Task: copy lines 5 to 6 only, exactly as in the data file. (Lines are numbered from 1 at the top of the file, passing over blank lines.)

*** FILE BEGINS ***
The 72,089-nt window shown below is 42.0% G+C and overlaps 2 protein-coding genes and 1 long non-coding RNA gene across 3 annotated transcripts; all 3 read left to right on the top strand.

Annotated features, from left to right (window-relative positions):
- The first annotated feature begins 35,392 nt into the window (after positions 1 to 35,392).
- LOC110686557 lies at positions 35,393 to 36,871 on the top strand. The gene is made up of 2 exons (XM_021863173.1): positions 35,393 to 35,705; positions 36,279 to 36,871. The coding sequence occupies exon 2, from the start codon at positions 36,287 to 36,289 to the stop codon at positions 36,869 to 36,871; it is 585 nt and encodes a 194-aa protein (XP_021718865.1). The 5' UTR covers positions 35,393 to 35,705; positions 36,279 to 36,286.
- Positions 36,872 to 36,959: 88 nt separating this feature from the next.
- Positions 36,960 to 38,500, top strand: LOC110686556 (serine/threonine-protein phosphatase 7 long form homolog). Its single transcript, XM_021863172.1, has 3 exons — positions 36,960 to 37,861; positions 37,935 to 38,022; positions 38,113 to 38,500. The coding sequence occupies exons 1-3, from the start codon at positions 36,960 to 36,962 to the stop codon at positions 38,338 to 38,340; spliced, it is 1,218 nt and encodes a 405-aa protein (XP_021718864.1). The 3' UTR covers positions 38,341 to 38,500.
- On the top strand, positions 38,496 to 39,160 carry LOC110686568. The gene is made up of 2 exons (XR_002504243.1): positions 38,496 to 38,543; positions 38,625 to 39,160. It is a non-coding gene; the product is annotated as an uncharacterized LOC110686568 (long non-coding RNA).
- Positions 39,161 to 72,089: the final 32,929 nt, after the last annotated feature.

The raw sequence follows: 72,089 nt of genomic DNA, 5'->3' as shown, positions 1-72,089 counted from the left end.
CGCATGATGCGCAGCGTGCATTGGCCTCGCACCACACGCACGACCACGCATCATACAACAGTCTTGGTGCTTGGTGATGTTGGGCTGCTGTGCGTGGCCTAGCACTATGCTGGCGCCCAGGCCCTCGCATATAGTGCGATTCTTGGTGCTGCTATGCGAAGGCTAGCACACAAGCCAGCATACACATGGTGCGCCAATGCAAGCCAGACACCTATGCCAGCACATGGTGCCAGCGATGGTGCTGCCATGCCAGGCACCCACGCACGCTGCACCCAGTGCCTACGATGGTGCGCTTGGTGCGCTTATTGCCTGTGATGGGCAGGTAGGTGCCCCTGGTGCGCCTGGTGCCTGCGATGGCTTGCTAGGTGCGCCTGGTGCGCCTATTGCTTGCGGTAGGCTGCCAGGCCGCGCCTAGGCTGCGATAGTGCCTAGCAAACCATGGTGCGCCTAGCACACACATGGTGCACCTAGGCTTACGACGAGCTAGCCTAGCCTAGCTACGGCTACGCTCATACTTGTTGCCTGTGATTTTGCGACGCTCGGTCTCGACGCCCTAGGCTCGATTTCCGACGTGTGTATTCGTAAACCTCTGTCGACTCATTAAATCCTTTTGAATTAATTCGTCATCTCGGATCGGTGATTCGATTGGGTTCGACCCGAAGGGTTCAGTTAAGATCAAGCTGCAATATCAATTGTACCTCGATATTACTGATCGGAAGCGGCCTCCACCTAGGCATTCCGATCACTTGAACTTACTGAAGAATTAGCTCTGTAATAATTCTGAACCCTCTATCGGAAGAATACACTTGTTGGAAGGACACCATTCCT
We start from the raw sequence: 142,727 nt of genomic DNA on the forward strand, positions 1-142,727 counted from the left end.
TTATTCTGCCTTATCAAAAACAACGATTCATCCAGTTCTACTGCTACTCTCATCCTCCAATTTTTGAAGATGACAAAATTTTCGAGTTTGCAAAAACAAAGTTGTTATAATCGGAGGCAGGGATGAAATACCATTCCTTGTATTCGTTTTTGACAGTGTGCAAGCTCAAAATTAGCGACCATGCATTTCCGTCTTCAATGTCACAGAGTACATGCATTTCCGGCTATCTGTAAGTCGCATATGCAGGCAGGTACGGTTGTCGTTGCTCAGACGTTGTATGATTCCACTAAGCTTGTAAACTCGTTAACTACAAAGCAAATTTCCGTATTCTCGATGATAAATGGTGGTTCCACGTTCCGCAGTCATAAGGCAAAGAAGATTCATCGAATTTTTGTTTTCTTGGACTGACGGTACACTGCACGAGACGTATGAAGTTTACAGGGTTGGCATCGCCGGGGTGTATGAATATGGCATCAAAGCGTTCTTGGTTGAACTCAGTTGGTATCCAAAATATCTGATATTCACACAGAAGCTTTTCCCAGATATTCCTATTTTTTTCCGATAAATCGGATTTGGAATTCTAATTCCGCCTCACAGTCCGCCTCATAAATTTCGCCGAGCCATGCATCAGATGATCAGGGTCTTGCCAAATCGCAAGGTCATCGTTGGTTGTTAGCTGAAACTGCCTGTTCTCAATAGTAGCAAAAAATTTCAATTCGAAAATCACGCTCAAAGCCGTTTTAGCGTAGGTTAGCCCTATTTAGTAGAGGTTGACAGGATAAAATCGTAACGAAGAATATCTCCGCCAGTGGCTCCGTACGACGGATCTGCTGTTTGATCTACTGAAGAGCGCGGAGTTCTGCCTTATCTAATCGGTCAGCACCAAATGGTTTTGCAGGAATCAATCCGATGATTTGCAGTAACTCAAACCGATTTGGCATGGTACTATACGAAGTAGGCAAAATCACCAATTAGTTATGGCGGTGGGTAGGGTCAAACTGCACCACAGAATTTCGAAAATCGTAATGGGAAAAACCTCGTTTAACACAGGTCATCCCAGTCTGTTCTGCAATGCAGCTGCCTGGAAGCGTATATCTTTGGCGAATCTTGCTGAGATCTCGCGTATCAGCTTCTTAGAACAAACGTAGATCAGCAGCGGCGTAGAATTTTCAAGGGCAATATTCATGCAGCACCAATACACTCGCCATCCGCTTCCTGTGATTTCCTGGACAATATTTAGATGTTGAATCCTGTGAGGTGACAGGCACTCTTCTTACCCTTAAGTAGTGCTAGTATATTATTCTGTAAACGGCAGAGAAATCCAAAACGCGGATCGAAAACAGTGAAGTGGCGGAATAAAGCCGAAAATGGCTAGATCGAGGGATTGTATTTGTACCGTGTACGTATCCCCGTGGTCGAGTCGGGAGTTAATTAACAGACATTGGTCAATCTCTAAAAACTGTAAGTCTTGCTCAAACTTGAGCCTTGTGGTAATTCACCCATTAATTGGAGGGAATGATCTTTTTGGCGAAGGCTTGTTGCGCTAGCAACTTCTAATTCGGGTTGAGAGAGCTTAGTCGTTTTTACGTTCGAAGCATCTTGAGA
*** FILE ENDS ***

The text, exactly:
- Positions 36,872 to 36,959: 88 nt separating this feature from the next.
- Positions 36,960 to 38,500, top strand: LOC110686556 (serine/threonine-protein phosphatase 7 long form homolog). Its single transcript, XM_021863172.1, has 3 exons — positions 36,960 to 37,861; positions 37,935 to 38,022; positions 38,113 to 38,500. The coding sequence occupies exons 1-3, from the start codon at positions 36,960 to 36,962 to the stop codon at positions 38,338 to 38,340; spliced, it is 1,218 nt and encodes a 405-aa protein (XP_021718864.1). The 3' UTR covers positions 38,341 to 38,500.